Education Minister Norma Foley says she is “hopeful” of getting money in next week’s Budget to provide a school bus place for about 6,000 pupils who have not yet received a ticket.
Ms Foley was addressing the Oireachtas Education Committee where she came under repeated criticism over the way pupils who had an expectation of a seat on the school bus this year still don’t have one.
It is a clear indication of the pressure on Ms Foley on the issue that she is revealing the nature of Budget negotiations.
More than 20,000 extra pupils are being carried on the service so far this year, but some children and young people who had a seat for up to four years and more have not received one for 2022/23.
Thousands have lost out because of the record demand for tickets this year on foot of the Government decision in July to waive fees for 2022/23 as part of its response to the cost-of-living crisis.
The new term is now in its fourth week and TDs and senators told how children were being “left on the side of the road” and how some parents have been forced to change their daily patterns to drive lengthy journeys to get their children to and from school.
There was a terse exchange at the meeting between the minister and committee chair, TD Paul Kehoe, while he pressed Ms Foley for a response on whether a child who was carried on the bus without a ticket was covered by insurance.
Mr Kehoe said he knew of a route in Co Wexford where the driver was “letting everyone on”, including children with no tickets.
At one point, while Ms Foley suggested Mr Kehoe had not heard a previous response, he interjected: “I will ask the questions.”
In the course of the exchange, Ms Foley said it was the driver’s responsibility to ensure every child had a ticket and Mr Kehoe accused the minister of not “knowing the answer”.
The minister said Mr Kehoe had raised a “very significant issue” and he had a duty in relation to the matter, to which Mr Kehoe replied that Ms Foley “had a duty to answer questions” about insurance.
While committee members generally acknowledged the gesture in waiving school transport fees, Mr Kehoe said it was a “huge mistake” not to retain some form of nominal charge.
He is aware of family with four children who have received tickets for the first time but “have no intention of using them".
He said they applied because they were free and “might need it someday”, but in the process they had blocked off four concessionary passengers on the route.
“If you are giving something for free, you are going to have everyone looking for it,” said Mr Kehoe, suggesting that there should have been a charge of €100 or €150.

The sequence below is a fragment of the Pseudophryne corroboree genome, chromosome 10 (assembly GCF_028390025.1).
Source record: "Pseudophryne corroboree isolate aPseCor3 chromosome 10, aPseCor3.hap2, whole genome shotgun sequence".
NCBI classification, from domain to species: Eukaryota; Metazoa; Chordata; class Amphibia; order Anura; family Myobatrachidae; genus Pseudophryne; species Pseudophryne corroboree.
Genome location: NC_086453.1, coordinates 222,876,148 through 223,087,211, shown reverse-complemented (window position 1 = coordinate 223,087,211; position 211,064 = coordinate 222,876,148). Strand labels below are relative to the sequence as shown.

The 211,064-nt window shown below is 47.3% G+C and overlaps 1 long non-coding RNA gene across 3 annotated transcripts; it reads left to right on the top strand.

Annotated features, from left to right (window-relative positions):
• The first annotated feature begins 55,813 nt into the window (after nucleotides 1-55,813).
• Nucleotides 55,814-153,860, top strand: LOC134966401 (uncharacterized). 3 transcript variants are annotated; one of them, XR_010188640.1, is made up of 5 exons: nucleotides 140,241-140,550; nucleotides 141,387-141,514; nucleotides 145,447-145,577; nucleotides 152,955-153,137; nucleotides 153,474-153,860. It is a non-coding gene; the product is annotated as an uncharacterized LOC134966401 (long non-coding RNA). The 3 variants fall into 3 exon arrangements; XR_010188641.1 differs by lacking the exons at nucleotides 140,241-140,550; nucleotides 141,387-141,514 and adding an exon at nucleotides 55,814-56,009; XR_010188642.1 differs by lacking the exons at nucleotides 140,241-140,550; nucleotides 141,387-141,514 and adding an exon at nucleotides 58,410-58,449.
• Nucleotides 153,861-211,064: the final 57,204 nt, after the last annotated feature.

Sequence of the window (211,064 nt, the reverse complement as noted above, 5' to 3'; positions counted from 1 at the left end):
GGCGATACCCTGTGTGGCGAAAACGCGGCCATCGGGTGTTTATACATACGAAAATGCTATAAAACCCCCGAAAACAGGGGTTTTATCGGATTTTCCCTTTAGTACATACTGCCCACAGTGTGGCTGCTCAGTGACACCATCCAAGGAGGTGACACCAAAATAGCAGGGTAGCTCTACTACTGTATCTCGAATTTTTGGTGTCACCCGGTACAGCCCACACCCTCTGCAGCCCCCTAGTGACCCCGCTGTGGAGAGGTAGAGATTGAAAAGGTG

Ms Foley said €150 would be a “substantial burden”, to which Mr Kehoe replied that the change landed a “substantial burden” on parents who were now driving children to school.
Unprecedented demand for the service followed the announcement in July that there would be no charge for tickets for 2022/23.
It saves families up to €500.
It triggered a record 130,000 applications for mainstream pupils and Bus Éireann, which operates the service, mainly through private contractors, has struggled to source enough buses and drivers to meet demand.
Tickets are awarded to children who meet eligibility criteria and, if there is capacity on buses after that, spare seats are allocated to other pupils who are not eligible but are known as “concessionary” passengers.
School attendance patterns in some areas have created a legacy of “concessionary” passengers, particularly at second-level.
About 124,000 mainstream pupils, both eligible and concessionary, have been accommodated for 2022/23, an increase of 20,400 on this time last year.
Ms Foley said the figure included an increase of about one-third in concessionary ticket holders.
Ms Foley said about 600 eligible pupils still without a seat would get one and that Bus Éireann was working through those cases.
Bus Éireann is not seeking additional capacity for concessionary passengers, although some may benefit through the provision of additional capacity for eligible pupils.
However, Ms Foley is in negotiations about Budget funding to accommodate this group, of up to 6,000, and said today that she was “hopeful”.
The service cost €289 last year and so far this year, costs are up by about €40m, the minister said
Green Party Senator Pauline O’Reilly told the minister “we got a ticket and didn’t apply for it”.
Sinn Féin Education spokesperson Donnchadh O’Laoghaire said families who had built their life around the school bus had been using the service for years felt let down.
Labour education spokesperson Aodhán Ó Ríordáin said the issue had been “grossly mishandled” and asked the minister to apologise to families. He said the homework on the impact of waiving charges should have been done before the announcement was made.